In Chronicles, the division of the priests into twenty-four classes is described. This was necessary because of the proliferation of their numbers. Apparently there was a popular saying at the time in Jerusalem that there were as many priests and Levites in the Temple as there were stones in its walls. Estimates of their numbers reached as high as 20,000. With growth in numbers and with the evolution of time, political aspects of their condition became apparent. Discrimination occurred on the basis of one’s tribe, particular family, temple-centered or dispersed service, service in high places, et cetera. This was particularly critical at the time of Ezekiel, when he declared that the priesthood was henceforth to be reserved for the descendants of Zadok. In spite of this, however, the descendants of Ithamar exerted enough political influence to maintain their right to officiate as well. (See 1st Chronicles 24: 1-6 and Driver, 2 page 154-155.) From time to time, the priestly environment was highly politicized.
Further evolution of the functions of the priesthood came to include the blowing of the trumpets (to signal the alarm of war or at the time of the new moon), but it also eventually developed into a separate class whose function was to provide music at the temple.
Given all of the foregoing, it is interesting to note the evolution of service functions in the sacramental office. Beginning with the right and responsibility to offer sacrifice resting upon all the faithful, changes gradually were incorporated which not only limited who might have the right and authority to so function, but also where such sacrifices should occur, and with what attention to purity they should offer sacrifice. We also note that the prophetic function, which originally inhered in the priests, eventually evolved into a separate class of minsters, whose designation was more mystical than formal, and whose function often seemed to be to reform the excesses of the priests.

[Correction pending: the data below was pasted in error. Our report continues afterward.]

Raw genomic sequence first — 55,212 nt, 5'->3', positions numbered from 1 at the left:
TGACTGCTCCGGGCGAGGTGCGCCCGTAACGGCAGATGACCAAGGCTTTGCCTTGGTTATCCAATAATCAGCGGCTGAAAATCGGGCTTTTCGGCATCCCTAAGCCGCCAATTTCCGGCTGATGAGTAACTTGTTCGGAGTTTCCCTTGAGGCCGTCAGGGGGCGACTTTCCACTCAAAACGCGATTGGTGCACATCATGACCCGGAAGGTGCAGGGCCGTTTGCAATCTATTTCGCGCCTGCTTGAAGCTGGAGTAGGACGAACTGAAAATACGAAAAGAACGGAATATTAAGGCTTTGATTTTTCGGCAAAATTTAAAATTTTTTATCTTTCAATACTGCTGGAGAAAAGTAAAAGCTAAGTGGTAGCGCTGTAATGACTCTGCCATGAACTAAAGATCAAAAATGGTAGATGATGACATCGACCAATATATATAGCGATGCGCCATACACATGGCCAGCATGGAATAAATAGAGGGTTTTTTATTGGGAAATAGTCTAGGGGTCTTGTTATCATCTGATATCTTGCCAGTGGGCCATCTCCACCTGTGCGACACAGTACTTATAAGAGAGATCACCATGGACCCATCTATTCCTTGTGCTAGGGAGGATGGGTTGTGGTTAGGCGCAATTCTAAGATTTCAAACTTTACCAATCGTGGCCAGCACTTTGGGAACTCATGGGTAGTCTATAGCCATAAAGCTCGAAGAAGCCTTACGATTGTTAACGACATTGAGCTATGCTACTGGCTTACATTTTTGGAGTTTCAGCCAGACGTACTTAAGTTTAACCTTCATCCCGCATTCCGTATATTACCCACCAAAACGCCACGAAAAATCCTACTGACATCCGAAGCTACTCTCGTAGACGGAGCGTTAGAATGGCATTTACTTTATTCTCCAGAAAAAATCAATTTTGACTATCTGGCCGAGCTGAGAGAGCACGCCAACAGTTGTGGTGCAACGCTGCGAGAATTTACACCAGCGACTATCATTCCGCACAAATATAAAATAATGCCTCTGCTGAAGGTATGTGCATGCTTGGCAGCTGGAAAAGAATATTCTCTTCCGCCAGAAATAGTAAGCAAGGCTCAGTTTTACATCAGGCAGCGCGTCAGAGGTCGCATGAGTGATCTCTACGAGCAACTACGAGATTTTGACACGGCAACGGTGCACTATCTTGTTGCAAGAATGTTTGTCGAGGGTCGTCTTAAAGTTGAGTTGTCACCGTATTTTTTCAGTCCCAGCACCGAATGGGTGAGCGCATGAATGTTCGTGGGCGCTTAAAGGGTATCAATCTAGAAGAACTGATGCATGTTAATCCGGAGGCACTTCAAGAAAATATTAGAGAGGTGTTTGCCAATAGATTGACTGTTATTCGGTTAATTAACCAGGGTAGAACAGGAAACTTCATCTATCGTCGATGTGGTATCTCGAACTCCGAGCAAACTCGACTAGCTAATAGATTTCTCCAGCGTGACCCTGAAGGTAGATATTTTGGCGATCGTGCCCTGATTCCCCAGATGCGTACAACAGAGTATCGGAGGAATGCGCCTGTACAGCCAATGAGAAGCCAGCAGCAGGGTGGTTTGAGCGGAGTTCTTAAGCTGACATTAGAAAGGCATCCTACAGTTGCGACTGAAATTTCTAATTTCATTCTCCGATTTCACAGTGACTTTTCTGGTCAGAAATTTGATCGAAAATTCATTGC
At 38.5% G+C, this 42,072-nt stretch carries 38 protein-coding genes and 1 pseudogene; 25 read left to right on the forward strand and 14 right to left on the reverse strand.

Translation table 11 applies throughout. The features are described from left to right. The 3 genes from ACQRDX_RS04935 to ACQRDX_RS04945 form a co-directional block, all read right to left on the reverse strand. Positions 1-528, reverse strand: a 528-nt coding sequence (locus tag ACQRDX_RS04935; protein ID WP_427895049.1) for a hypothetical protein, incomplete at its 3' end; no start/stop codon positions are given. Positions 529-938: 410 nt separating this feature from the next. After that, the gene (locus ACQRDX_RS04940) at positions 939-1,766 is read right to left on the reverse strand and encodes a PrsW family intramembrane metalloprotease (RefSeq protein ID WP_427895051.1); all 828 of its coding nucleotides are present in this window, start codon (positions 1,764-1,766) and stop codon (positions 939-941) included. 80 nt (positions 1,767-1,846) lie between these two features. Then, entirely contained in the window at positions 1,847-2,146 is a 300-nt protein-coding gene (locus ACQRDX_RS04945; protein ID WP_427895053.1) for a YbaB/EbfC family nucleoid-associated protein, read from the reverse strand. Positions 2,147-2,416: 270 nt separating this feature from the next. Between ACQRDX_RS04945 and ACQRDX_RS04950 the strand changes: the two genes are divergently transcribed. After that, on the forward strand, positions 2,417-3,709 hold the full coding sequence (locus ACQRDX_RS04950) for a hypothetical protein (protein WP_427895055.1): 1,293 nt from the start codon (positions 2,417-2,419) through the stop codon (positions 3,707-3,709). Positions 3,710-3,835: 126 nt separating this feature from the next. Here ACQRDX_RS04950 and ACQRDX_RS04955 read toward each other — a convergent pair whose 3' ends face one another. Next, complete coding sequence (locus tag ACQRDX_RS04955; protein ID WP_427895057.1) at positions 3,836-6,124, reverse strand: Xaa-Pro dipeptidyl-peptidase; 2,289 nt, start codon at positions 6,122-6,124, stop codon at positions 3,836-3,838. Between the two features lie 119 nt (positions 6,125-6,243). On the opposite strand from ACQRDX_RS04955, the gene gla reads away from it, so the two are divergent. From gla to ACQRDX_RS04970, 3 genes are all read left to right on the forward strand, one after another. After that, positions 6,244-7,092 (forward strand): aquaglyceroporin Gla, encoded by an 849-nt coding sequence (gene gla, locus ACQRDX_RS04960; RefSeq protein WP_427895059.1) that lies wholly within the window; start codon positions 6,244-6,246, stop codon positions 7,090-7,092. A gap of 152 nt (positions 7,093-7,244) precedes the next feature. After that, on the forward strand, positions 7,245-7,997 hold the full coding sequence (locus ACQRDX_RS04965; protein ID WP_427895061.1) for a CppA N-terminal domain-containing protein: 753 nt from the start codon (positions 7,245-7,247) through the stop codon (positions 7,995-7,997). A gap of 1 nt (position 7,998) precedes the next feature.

These changes occurred as a result of growing sociological complexity, and were in response to the thrust of the perceived divine will in the context of human history. With greater numbers of priests, it became necessary to find something distinctive for them to do, permitting specialization and prerequisite qualifications to multiply.
III. New Testament and Restoration
With the advent of Christ, new concepts of the roles of leaders were both taught and exemplified. Whereas in the traditional Hebrew pattern, the leaders were priests of a particular lineage who were chosen to serve as intermediaries between God and humanity, now all were called to serve as ministers to one another in Jesus’ stead. This universal call to membership in the body of Christ was in contrast to the patriarchal society which the church appeared, and at variance as well with the usual norms of Roman social organization.
Jesus’ lifestyle was contagious. It was the role of a self-sacrificing servant, and others were not only called to emulate him, they wanted to. There is, therefore, a major distinction between the leadership riles found in the Old Testament, of a priesthood which stood between God and humanity, and the New Testament image of leaders who were from among the people and who stood with them. It has been historically a problem for Christian churches to determine which of these two traditions they would prefer to institutionalize in their own experience, with the Catholic, Orthodox, and Mormon positions appearing primarily to be oriented toward the Old Testament intermediary model for priesthood, and the New Testament servant role being the preferred model for much of Protestantism.